Conservative supporters of Rep. Paul then feel understandably slighted by the fact that their own pundits are dismissing them as irrelevant at best and kooky GOP isolationist nationwreckers at worst. There is no question that the attitude Republican Establishment individuals have taken toward Rep. Paul goes well beyond the usual rough-and-tumble of primary politics; his very legitimacy as a candidate is questioned almost daily. Every insult and every dismissal makes his conservatives feel less welcome in the Republican party, less like there is a conciliatory middle position to be taken between the Paul camp and (what passes for) the GOP mainstream… and therefore more likely to give up and form a third party. Super-conservatives and liberal conservatives are idealists — i.e., precisely the people most likely to do a crazy thing like that.
The Republican Party is, without any question, in more institutional danger right now than it has been since the New Deal. Let it not be said that I whistled while the Big Tent fell in.
That being said, I think the risk of actual coalition failure is not actually that large. The three “legs” of conservatism are social, fiscal, and foreign policy.
Rep. Paul is universally acknowledged to be the strongest fiscal conservative in conservatism, to the point where people who usually complain the national debt is going to bring about the end of civilization ask him to please quiet down about the radical stuff or the progs’ll catch on that we ultimately think we need to partially rivitize-pay Ocial Security-say — not to mention devolve it to state administration. He has an excellent budget plan, which he would likely have to enforce by veto because of all the special interests it crushes. This helps explain his broad appeal: fiscal conservatism is the most broadly appealing plank of the Republican platform (at least in the abstract — but that’s another post). Have you ever met somebody who identified himself as “fiscally liberal, but socially conservative”? Who isn’t on a theology faculty, the editorial staff of Sojourners, an ex-Jesuit, or all three? The breed doesn’t exist. It was a punchline on 30 Rock a couple years ago. A punchline for this guy, of all people (NOTE: not the handsome Alec Baldwin). A strong and idealistic economic policy (which includes monetary reform) pulls in a surprising number of Americans, from the expected Tea Partiers to the less-than-expected college Democrats. Unfortunately, as my friend observes, it also alienates a number of social conservatives, who talk the talk quite well, but quite often don’t walk the walk, believing obviously false things like “we can balance the budget without adjusting Social Security benefits.”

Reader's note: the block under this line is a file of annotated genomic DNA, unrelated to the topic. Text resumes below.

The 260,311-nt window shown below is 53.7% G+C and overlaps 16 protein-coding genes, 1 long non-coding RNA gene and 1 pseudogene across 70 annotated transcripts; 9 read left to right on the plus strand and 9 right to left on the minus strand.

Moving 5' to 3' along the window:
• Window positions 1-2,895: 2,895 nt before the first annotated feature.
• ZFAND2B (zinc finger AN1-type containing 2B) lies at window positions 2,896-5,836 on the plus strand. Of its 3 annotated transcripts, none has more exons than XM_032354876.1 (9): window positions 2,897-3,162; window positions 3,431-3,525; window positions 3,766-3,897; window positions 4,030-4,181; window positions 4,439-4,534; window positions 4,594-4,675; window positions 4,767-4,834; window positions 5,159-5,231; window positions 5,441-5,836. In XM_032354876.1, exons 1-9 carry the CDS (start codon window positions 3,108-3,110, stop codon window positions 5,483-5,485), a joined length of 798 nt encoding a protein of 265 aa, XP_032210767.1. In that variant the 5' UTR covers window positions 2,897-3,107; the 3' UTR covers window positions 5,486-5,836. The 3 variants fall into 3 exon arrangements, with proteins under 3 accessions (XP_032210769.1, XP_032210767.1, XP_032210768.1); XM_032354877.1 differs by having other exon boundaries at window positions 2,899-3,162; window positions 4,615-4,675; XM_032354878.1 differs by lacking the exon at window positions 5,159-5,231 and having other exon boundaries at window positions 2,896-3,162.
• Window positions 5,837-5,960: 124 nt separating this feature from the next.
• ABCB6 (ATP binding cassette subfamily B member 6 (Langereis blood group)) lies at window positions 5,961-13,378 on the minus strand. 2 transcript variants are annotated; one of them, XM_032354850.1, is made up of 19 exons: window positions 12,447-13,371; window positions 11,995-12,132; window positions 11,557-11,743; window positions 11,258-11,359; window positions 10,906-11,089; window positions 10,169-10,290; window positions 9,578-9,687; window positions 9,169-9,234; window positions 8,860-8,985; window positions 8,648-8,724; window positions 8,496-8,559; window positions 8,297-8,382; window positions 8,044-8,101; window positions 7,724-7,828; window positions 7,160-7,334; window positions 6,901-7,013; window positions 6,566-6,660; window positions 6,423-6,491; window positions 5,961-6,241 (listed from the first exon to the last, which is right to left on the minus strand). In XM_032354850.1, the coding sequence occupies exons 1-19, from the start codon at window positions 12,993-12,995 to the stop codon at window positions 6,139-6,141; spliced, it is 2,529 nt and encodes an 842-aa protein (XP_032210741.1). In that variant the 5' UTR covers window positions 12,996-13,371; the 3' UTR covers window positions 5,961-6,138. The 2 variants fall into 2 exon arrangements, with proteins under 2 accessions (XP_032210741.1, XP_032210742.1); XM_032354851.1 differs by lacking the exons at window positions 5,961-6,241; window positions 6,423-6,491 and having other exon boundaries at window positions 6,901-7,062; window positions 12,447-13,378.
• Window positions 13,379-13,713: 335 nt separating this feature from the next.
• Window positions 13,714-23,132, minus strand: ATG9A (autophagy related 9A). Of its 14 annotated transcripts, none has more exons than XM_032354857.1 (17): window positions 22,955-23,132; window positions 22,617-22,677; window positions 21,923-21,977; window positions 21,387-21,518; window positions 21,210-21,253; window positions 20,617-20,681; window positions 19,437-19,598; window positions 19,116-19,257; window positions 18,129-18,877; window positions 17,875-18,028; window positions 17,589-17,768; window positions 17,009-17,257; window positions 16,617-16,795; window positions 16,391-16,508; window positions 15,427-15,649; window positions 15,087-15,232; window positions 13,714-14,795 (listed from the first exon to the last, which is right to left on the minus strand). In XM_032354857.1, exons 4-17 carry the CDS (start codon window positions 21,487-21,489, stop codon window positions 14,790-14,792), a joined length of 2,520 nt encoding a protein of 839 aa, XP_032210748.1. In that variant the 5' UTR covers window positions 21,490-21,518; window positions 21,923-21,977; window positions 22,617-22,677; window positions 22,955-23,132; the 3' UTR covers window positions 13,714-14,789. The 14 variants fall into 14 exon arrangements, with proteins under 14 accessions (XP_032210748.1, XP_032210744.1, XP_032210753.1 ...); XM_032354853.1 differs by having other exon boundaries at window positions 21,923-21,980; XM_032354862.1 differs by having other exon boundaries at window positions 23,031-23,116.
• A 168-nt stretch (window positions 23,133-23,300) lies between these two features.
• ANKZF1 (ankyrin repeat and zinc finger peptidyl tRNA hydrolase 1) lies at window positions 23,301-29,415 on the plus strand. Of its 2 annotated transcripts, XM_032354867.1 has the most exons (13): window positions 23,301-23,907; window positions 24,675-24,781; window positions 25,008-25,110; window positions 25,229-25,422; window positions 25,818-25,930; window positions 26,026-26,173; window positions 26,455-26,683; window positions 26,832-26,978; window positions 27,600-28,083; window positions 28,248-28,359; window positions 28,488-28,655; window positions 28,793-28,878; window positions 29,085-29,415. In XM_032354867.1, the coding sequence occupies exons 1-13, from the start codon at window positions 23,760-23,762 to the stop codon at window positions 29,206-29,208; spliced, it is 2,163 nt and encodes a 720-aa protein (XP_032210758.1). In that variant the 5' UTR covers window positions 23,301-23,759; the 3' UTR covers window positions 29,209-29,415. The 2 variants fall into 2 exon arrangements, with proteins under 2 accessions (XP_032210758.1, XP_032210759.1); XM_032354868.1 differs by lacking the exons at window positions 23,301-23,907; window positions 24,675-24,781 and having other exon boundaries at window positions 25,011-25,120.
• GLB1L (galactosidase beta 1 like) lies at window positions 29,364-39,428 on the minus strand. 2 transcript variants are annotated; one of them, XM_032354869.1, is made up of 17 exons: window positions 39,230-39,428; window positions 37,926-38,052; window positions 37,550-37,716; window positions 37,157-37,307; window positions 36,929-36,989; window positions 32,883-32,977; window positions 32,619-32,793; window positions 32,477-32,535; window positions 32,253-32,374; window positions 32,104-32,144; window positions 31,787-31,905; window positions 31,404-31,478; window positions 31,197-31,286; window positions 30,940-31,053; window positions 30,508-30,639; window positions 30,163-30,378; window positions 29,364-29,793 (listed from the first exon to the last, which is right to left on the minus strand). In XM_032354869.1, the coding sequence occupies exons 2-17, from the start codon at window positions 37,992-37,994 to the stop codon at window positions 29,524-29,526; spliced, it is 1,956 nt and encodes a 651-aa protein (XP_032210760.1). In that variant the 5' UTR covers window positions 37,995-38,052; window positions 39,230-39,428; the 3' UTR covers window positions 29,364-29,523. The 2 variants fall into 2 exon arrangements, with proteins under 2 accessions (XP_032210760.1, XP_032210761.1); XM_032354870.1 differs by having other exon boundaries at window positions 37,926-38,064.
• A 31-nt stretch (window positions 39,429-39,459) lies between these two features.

Rep. Paul’s major problem area is in foreign policy. There’s no reconciling it: Rep. Paul is absolutely opposed to everything Republican foreign policy has been about since at least 2003. Rep. Paul stands well to the left of President Obama, and on about the same ground as Candidate Obama on a number of issues (though not principles). I would love to go back to the exit polling and demonstrate the problem, but I can’t, because none of the exit polls have asked about foreign policy. Suffice it to say that, although there is certainly a shift underway in the Republican party away from the enthusiastic neo-conservative nation-building of the 2000s, Rep. Paul’s foreign policy still makes him anathema to a slim majority of conservatives. I believe, contra Mr. Riehm, that it is primarily (and perhaps exclusively) foreign policy, not social policy, that is preventing Rep. Paul from picking up a much larger swath of the conservative vote. It is also a strong source of appeal for him among young liberals.
On social policy, Rep. Paul stands in a weird twilight zone. He is arguably the strongest social conservative in the race, supporting strong devolution of federal powers and the most superb anti-abortion record in Congress (with apologies to Sen. Santorum, who runs a close second in the pro-life olympics). He’s Christian, loves marriage, and understands what’s wrong with the culture — while recognizing that law can’t fix it. He is nevertheless frequently branded as “the candidate who wants to legalize heroin and would let the states keep killing babies.” As social conservatives continue to be exposed to good arguments for demilitarizing the drug war, and continue to learn what Rep. Paul’s actual positions are rather than the bizarre caricatures they’ve picked up by impression over the years. They will come around to Rep. Paul in time, because Rep. Paul agrees with them on nearly everything they claim to stand for. He’s certainly a much better social conservative than Sen. McCain — or Gov. Romney — or even Gov. Perry. The voters are moving slowly because they are conservatives. It comes with the territory. They are realizing what the Paul candidacy offers them in greater numbers every day, and listing him — at the least — as their second choice. The only major roadblock is the Federal Marriage Amendment many social conservatives insist on passing, but, when Santorum drops out, they will back the good pro-lifer, whatever his beliefs about Medicare. I am not worried about the Evangelical social conservatives. They only worry me when they prove in conversation that they are actually neo-conservatives first and social conservatives second. Indeed, your average Evangelical social conservative is already war-weary and suspicious of the Republican foreign policy establishment, starting to listen (perhaps belatedly) to the instructions of the Popes, and is more than ready to jump ship if allowed to preserve his dignity in so doing. (I confess, the converse is less likely — but the number of social liberals listening to Rep. Paul in various ways is heartening.)